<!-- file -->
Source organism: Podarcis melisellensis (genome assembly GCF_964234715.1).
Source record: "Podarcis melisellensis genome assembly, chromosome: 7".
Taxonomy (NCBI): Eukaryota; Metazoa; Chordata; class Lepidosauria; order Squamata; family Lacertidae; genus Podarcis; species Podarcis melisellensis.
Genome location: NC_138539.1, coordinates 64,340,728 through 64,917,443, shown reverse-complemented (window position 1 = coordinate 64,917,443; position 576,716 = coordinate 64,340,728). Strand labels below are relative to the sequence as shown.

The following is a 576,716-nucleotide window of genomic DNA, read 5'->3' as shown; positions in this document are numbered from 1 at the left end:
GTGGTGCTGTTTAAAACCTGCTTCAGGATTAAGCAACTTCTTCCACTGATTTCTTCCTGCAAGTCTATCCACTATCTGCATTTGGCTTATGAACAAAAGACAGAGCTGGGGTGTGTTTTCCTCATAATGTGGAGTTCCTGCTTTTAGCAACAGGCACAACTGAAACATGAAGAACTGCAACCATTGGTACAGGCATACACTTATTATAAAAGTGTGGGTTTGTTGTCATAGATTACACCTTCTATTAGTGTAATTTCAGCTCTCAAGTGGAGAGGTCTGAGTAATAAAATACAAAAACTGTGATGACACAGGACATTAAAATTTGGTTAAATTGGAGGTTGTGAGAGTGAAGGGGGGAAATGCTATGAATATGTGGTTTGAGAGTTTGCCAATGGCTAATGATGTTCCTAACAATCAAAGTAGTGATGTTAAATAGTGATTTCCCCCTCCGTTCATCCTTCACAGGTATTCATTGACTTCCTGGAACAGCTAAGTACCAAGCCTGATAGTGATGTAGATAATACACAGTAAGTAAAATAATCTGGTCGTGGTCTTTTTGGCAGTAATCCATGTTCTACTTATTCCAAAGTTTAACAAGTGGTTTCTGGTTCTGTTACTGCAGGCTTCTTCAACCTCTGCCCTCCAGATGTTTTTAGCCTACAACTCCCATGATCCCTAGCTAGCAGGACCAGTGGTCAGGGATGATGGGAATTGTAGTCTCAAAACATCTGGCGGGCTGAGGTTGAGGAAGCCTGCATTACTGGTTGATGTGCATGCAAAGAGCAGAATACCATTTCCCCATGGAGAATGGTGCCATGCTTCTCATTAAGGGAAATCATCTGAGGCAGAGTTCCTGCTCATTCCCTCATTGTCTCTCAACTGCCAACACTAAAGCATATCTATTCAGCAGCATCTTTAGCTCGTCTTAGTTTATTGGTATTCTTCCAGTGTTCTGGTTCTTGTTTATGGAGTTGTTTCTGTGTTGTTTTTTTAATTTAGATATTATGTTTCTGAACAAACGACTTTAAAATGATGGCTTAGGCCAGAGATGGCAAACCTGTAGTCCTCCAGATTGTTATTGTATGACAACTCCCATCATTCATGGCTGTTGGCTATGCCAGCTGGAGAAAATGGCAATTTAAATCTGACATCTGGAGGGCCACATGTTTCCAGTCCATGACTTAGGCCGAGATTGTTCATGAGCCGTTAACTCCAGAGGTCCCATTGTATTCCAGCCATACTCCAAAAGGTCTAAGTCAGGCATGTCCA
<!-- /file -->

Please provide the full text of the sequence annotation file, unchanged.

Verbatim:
Source organism: Podarcis melisellensis (genome assembly GCF_964234715.1).
Source record: "Podarcis melisellensis genome assembly, chromosome: 7".
Taxonomy (NCBI): Eukaryota; Metazoa; Chordata; class Lepidosauria; order Squamata; family Lacertidae; genus Podarcis; species Podarcis melisellensis.
Genome location: NC_138539.1, coordinates 64,340,728 through 64,917,443, shown reverse-complemented (window position 1 = coordinate 64,917,443; position 576,716 = coordinate 64,340,728). Strand labels below are relative to the sequence as shown.

The following is a 576,716-nucleotide window of genomic DNA, read 5'->3' as shown; positions in this document are numbered from 1 at the left end:
GTGGTGCTGTTTAAAACCTGCTTCAGGATTAAGCAACTTCTTCCACTGATTTCTTCCTGCAAGTCTATCCACTATCTGCATTTGGCTTATGAACAAAAGACAGAGCTGGGGTGTGTTTTCCTCATAATGTGGAGTTCCTGCTTTTAGCAACAGGCACAACTGAAACATGAAGAACTGCAACCATTGGTACAGGCATACACTTATTATAAAAGTGTGGGTTTGTTGTCATAGATTACACCTTCTATTAGTGTAATTTCAGCTCTCAAGTGGAGAGGTCTGAGTAATAAAATACAAAAACTGTGATGACACAGGACATTAAAATTTGGTTAAATTGGAGGTTGTGAGAGTGAAGGGGGGAAATGCTATGAATATGTGGTTTGAGAGTTTGCCAATGGCTAATGATGTTCCTAACAATCAAAGTAGTGATGTTAAATAGTGATTTCCCCCTCCGTTCATCCTTCACAGGTATTCATTGACTTCCTGGAACAGCTAAGTACCAAGCCTGATAGTGATGTAGATAATACACAGTAAGTAAAATAATCTGGTCGTGGTCTTTTTGGCAGTAATCCATGTTCTACTTATTCCAAAGTTTAACAAGTGGTTTCTGGTTCTGTTACTGCAGGCTTCTTCAACCTCTGCCCTCCAGATGTTTTTAGCCTACAACTCCCATGATCCCTAGCTAGCAGGACCAGTGGTCAGGGATGATGGGAATTGTAGTCTCAAAACATCTGGCGGGCTGAGGTTGAGGAAGCCTGCATTACTGGTTGATGTGCATGCAAAGAGCAGAATACCATTTCCCCATGGAGAATGGTGCCATGCTTCTCATTAAGGGAAATCATCTGAGGCAGAGTTCCTGCTCATTCCCTCATTGTCTCTCAACTGCCAACACTAAAGCATATCTATTCAGCAGCATCTTTAGCTCGTCTTAGTTTATTGGTATTCTTCCAGTGTTCTGGTTCTTGTTTATGGAGTTGTTTCTGTGTTGTTTTTTTAATTTAGATATTATGTTTCTGAACAAACGACTTTAAAATGATGGCTTAGGCCAGAGATGGCAAACCTGTAGTCCTCCAGATTGTTATTGTATGACAACTCCCATCATTCATGGCTGTTGGCTATGCCAGCTGGAGAAAATGGCAATTTAAATCTGACATCTGGAGGGCCACATGTTTCCAGTCCATGACTTAGGCCGAGATTGTTCATGAGCCGTTAACTCCAGAGGTCCCATTGTATTCCAGCCATACTCCAAAAGGTCTAAGTCAGGCATGTCCA